Relating to the matters discussed above directed fragmentation weapons have been developed from their original lethal military versions to non-lethal crowd control versions using pellets made of soft material, for example rubber, plastic or other soft compositions. As examples of appropriate plastic materials high density polyethylene, polyvinyl chloride and other similar polymer compositions can be mentioned.

As a practical example of said non-lethal directed fragmentation crowd control weapons a device described in U.S. Pat. No. 6,298,788 can be mentioned.

One of the most important features in a directed fragmentation weapon is its ability to deliver fragments in similar pre-determined formation in each detonation. This feature guarantees a perfect distribution on target area and therefore collateral damage is reduced and also safety of the operators of the weapon and friendly forces is increased. The devices known from the prior art documents are not ideal in this respect.

An object of the invention is to eliminate the disadvantages of the prior art. This is obtained by the present invention. The present invention is characterized in that depths of a part or all of the compartments measured perpendicularly to the front wall and from the inner surface of the front wall are defined by equation (I) h=C×A in which equation coefficient C is 0.1-3, and A is the diameter of the pellet (FIGS. 4-7).

An advantage of the invention is in that the ability to deliver fragments in similar pre-determined and controlled formation in each detonation is excellent. It must be noted further that the advantage discussed above can be obtained with all materials of the fragments used. The fragments can be chosen according to the existing need, i.e. the fragments can be of any size and any material. Another advantage of the invention is its simplicity making the invention inexpensive and easy to materialize by using automated process. The invention is also very flexible, i.e. the invention can be modified quite freely in size etc.

In the following the invention will be described in closer detail by means of exemplary embodiments described in the accompanying drawings, in which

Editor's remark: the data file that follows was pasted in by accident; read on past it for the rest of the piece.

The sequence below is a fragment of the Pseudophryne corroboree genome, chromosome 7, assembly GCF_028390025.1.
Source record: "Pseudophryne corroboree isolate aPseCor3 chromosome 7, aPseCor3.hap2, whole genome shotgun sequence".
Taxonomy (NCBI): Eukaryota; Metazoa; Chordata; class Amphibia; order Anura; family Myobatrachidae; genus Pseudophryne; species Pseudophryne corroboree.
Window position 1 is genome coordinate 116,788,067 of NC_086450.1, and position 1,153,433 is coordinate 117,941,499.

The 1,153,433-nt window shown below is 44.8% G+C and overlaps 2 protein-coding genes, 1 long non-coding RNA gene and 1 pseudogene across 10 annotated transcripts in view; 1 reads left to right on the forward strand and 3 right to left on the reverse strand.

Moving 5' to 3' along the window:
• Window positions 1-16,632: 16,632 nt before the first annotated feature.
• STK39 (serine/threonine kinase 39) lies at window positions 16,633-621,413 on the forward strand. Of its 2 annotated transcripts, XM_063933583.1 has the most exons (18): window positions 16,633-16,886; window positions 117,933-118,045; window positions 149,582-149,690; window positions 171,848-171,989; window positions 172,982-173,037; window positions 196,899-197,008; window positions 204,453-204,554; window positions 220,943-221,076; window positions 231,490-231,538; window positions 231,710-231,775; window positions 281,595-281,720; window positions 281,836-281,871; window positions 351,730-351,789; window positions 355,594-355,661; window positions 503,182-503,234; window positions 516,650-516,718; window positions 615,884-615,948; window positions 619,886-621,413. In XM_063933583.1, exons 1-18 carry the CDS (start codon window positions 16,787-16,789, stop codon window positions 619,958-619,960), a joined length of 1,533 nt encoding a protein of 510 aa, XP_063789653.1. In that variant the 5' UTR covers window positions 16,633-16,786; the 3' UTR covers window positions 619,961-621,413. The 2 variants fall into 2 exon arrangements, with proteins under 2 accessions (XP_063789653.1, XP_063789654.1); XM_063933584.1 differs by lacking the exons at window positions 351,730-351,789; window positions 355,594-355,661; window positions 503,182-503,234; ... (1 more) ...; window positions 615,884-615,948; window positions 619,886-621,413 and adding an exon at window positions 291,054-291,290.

FIG. 1 shows a front schematic view of a basic structure of one embodiment of the present invention,

FIG. 2 shows a side view of the embodiment shown in FIG. 1,

FIG. 3 shows a top side view of the embodiment shown in FIGS. 1 and 2,

FIGS. 4-7 show constructional details of different embodiments of the basic structure shown in FIGS. 1-3,

FIGS. 8-9 show two schematic examples of the fragment formation after detonation obtainable with the invention.

FIGS. 1-3 show schematically the basic structure of a directed fragmentation weapon. Weapon comprises a housing 1 having a front wall 2 and a back wall 3. Housing 1 comprises further a top edge wall 4, bottom edge wall 5 side edge walls 6 and 7.

The housing can be manufactured of any material for example plastic material.

The charge shown in FIGS. 1-3 comprises further a stand structure 8 for example a tripod or scissors legs stand structure and a sight structure 9 for aiming the weapon. The tripod stand structure and the sight structure shown in FIGS. 1-3 are shown on as examples of typical structures. Both the stand structure and the sight structure can be varied quite freely, i.e. all stand structure and sight structures known as such can be used. Stand structure 8 can be for example a structure by which the weapon can be fastened for example to a tree and sight structure 9 can be for example a simple open sight, a tube sight, an optical sight etc.

The front wall 2 of the housing is formed as a pellet matrix construction. The above mentioned pellet matrix construction is a preformed part and includes a plurality of compartments 11 formed as recesses on the surface of the front wall 2 facing to the inside of the chamber. The compartments 11 are substantially similar in shape and size to each other. There is further a plurality of pellets 12 having a diameter A fixed within the pellet matrix. Each compartment 11 contains one pellet 12 therein.